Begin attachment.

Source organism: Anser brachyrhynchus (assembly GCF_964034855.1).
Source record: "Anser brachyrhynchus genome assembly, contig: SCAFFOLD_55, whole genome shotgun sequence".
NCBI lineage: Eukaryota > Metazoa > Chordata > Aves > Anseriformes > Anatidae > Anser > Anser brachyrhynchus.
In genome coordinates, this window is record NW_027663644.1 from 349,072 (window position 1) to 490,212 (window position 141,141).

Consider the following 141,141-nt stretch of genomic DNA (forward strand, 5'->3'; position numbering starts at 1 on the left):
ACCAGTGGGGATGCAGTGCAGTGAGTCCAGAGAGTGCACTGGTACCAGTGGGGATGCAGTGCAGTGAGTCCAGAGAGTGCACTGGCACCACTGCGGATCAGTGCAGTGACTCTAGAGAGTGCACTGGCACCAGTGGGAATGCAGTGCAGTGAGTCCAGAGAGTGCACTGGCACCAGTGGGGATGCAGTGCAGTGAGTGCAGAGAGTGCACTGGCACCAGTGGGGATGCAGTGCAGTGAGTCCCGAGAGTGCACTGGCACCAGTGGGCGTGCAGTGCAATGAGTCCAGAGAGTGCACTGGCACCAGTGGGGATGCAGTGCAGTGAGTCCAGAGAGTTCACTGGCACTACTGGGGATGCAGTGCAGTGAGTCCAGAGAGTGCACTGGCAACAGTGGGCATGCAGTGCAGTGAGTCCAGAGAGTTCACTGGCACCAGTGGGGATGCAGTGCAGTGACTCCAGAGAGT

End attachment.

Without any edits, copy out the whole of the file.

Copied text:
Source organism: Anser brachyrhynchus (assembly GCF_964034855.1).
Source record: "Anser brachyrhynchus genome assembly, contig: SCAFFOLD_55, whole genome shotgun sequence".
NCBI lineage: Eukaryota > Metazoa > Chordata > Aves > Anseriformes > Anatidae > Anser > Anser brachyrhynchus.
In genome coordinates, this window is record NW_027663644.1 from 349,072 (window position 1) to 490,212 (window position 141,141).

Consider the following 141,141-nt stretch of genomic DNA (forward strand, 5'->3'; position numbering starts at 1 on the left):
ACCAGTGGGGATGCAGTGCAGTGAGTCCAGAGAGTGCACTGGTACCAGTGGGGATGCAGTGCAGTGAGTCCAGAGAGTGCACTGGCACCACTGCGGATCAGTGCAGTGACTCTAGAGAGTGCACTGGCACCAGTGGGAATGCAGTGCAGTGAGTCCAGAGAGTGCACTGGCACCAGTGGGGATGCAGTGCAGTGAGTGCAGAGAGTGCACTGGCACCAGTGGGGATGCAGTGCAGTGAGTCCCGAGAGTGCACTGGCACCAGTGGGCGTGCAGTGCAATGAGTCCAGAGAGTGCACTGGCACCAGTGGGGATGCAGTGCAGTGAGTCCAGAGAGTTCACTGGCACTACTGGGGATGCAGTGCAGTGAGTCCAGAGAGTGCACTGGCAACAGTGGGCATGCAGTGCAGTGAGTCCAGAGAGTTCACTGGCACCAGTGGGGATGCAGTGCAGTGACTCCAGAGAGT